Step 7: Launch a Game in Mixed Reality Mode

We used Space Pirate Trainer in our example. After making sure externalcamera.cfg is within the game directory, launch your game and follow these instructions:

  1. Confirm all three controllers have been detected by Lighthouse
  2. Hold Shift while double-clicking on the game (Space Pirate Trainer) to launch it
  3. Choose the highest resolution for your screen
  4. Normally at this point, the game will still be in regular view, and one controller will be missing
  5. Put on your headset and press the trigger a few times while looking at Controllers 1 and 2 until they both appear in game
  6. If your computer screen has now split into a 4-way screen, you have successfully turned on MR mode

 

image019

(The four screens are, respectively, Top left: foreground; Bottom left: Camera angle (Controller 3); Top right: Background; Bottom right: first-person viewpoint)

 

Step 8: Setting Up OBS

This example was conducted on a Full HD (1080p) monitor:

  1. Connect your camera’s output to your capture card/box’s input
  2. Download and launch OBS (Click here to download OBS Studio)
  3. Click on “+” → “Video Capture Device” under Source, and turn on your camera
    Device: Choose your capture card (I was using AverMedia GC550)
    Resolution/FPS type: Custom
    Resolution: Choose the resolution of your real world camera (Mine was 1920x1080)
    Press Confirm once your camera’s image appears in OBS
    image021
  1. Right-click on your newly added capture device, choose Filters, and left-click on “+” → “Add a new Chroma Key/Color Key” → “Key Color” → Choose “Green” as the Type, and adjust your Similarity and Smoothness levels until the green is completely erased.
    image023

 

  1. Launch your game in MR mode, then press “+” → Add a “Window Capture,” and select your current gaming window.
    image025

 

  1. Right-click on the newly added window capture screen, select Filters, and add a new Crop filter to the top and right to remove all the screens except for the lower left screen. Once you’ve enlarged and centered the window, you’ll be able to see the background of your game.
    image027

 

  1. Use the same process laid out in Step 6 on the foreground screen, erase the black using the Color Key filter, and align the image with the background. Note that the order should be: 1. Foreground, 2. Camera, 3. Background. Lastly, all you need to do to complete the sequence is to sync the camera and controller.
    image029

 

Step 9: Syncing the Camera and Controller

This is the last and also most troublesome step. The information within externalcamera.cfg includes the distance between the camera and Controller 3, the angle difference between the two, and the actual FOV quality of the camera. Perfect synchronization can be achieved by correctly adjusting the parameters within the document by following these steps:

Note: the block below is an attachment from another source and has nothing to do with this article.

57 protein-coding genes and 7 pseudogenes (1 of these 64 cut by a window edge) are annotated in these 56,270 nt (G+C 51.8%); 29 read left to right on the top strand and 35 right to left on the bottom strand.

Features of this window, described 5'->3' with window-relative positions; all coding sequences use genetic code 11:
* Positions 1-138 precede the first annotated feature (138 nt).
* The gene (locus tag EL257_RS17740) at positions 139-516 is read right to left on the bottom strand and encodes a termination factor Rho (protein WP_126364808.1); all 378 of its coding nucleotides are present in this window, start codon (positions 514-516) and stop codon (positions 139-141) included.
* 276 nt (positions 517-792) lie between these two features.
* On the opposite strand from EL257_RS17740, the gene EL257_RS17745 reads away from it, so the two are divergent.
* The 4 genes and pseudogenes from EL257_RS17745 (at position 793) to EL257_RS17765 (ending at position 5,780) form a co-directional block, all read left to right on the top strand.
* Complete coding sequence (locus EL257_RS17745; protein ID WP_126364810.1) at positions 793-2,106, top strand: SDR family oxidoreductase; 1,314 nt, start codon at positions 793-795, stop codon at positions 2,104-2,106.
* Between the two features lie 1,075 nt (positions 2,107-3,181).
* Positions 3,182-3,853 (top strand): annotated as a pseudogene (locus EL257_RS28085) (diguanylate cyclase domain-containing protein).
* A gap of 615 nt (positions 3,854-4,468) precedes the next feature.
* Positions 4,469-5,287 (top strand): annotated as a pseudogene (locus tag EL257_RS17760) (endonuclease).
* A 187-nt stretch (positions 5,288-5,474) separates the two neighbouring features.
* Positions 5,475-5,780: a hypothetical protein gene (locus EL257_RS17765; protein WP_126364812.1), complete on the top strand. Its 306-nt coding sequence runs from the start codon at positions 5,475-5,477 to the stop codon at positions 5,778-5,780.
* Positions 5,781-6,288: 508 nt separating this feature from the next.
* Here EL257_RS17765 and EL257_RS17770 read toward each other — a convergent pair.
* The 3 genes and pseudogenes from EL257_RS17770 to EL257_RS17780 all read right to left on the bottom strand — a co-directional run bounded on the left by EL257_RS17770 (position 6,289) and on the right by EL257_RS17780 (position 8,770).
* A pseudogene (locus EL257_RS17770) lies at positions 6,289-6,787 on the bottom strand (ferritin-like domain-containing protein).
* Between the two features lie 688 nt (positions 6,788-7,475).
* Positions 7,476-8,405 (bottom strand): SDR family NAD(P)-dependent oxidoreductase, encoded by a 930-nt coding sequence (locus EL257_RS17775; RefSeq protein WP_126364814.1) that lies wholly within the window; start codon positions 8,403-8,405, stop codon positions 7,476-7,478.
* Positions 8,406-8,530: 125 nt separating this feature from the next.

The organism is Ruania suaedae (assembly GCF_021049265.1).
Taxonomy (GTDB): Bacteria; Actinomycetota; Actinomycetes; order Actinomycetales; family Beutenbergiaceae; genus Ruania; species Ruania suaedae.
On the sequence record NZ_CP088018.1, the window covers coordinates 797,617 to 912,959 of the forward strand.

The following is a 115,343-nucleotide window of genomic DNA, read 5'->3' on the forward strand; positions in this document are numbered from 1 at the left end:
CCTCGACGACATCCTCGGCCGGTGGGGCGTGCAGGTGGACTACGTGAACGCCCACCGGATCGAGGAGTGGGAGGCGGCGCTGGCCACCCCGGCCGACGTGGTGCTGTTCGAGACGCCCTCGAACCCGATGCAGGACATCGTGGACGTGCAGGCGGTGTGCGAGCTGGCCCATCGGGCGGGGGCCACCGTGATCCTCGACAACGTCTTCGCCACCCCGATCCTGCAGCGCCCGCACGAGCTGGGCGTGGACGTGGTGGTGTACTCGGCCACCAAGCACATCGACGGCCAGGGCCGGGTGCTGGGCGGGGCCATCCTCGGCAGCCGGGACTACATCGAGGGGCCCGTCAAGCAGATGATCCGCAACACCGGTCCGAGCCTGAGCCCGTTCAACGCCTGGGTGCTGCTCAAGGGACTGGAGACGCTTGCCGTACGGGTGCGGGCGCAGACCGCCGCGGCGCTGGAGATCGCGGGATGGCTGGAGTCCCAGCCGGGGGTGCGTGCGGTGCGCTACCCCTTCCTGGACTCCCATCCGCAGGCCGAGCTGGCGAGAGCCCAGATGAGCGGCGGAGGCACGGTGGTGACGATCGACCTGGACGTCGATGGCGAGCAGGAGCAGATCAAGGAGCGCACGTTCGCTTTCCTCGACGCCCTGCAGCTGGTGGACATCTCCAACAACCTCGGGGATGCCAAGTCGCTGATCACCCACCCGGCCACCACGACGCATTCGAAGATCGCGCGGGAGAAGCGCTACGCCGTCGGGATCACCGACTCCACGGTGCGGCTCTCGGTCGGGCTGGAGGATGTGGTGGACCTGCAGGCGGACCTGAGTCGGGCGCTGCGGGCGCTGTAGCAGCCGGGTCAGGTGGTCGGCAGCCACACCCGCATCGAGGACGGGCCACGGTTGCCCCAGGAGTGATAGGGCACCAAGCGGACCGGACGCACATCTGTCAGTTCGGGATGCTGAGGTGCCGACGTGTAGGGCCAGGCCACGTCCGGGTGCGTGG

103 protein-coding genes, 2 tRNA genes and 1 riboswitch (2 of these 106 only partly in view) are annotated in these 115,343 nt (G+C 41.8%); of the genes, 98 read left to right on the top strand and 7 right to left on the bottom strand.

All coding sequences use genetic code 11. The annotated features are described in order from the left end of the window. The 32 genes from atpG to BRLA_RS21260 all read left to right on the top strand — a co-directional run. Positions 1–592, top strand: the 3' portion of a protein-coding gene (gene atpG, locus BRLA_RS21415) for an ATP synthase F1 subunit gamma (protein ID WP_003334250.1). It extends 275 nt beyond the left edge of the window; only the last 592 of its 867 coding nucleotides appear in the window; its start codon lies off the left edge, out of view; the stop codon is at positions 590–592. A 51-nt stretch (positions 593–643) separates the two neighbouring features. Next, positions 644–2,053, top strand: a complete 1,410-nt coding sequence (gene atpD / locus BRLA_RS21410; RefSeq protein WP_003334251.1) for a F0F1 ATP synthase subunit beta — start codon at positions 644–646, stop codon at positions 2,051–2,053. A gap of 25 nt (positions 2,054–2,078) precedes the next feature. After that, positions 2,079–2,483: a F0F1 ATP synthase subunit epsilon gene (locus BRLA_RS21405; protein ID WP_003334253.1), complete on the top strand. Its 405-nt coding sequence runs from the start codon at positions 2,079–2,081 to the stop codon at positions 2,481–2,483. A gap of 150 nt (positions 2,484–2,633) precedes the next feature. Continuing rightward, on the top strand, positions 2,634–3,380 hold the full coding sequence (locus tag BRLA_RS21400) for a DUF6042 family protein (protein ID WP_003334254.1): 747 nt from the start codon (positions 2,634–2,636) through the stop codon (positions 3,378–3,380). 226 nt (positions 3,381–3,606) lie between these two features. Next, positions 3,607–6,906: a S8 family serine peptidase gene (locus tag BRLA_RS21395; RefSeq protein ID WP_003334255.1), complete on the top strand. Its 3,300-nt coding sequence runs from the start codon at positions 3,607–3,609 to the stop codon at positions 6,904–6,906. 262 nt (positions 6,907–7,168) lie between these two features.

SONY DSC

(Positioning and direction of the camera and the controller’s preset position should be as illustrated above)

 

  1. Measure the distance between the camera and the controller’s preset position, which includes horizontal axis (X), vertical axis (Y), and front/back (Z), as well as degree of rotation (normally if placed level your rotation should be 0 degrees, but mine was slightly slanted upward 16.5 degrees)
    image033

    SONY DSC

 

  1. Calculate the Vertical FOV. This value isn’t as easy to calculate as it seems, as most FOV values provided within a camera’s general specs is not the Vertical FOV. Kert Gartner has provided a calculator, which may be used by more professional users. I utilized another method to measure my FOV, which will be explained further on. Here I’ve listed some Vertical FOV values for a few cameras:
  1. Fill In Your Values
    Open externalcamera.cfg using Notepad and fill in the values you just measured. The units for X,Y, and Z are meters, and rx,ry, and rz (rotation) are in degress.

    The following is my example: the difference in positioning between the camera and controller measured X with a difference of 2 cm, Y with a difference of 17 cm, Z with a difference of 2 cm, and a front/back degree of rotation of 16.5 degrees. Save your document after entering the values.

x=0.02                      
y=-0.17
z=0.02
rx=16.5    
ry=0
rz=0
fov=42.7
near=0.1
far=100
//m=-0.999059,0.015577,-0.040472,-0.0127,-0.016016,-0.999816,0.010544,0.1799,-0.040301,0.011183,0.999125,-0.0846

sceneResolutionScale=0.5

  1. Launch the game and view it in OBS. Turn the game off and on, making adjustments to your values, until the display looks just right. If you did an accurate job of measuring your values, you will only have a very small amount of fine tuning to do before everything looks perfect. Take your time adjusting the parameters.
  1. If you were unable to calculate your Vertical FOV in Step 3, assume that the values for XYZ or rxyz are already correct and begin making large adjustments to the FOV. After grasping the characteristics of the FOV, slowly adjust values until they seem correct, and then go back and fine tune xyz and rxyz. This may take a lot of time, but there are no shortcuts for this step, so it is imperative that you make the correct measurements in Steps 1 and 2. This will save you a lot of time as you slowly pinpoint your FOV.
  1. You will have finished syncing after completing the aforementioned steps, and are now able to record or live-stream your MR game video through OBS.

 

 (This is a recording I made during my test run; if I spent more time fine-tuning, I would have able to produce better results)

------------

 Thanks to author The CY for the contribution.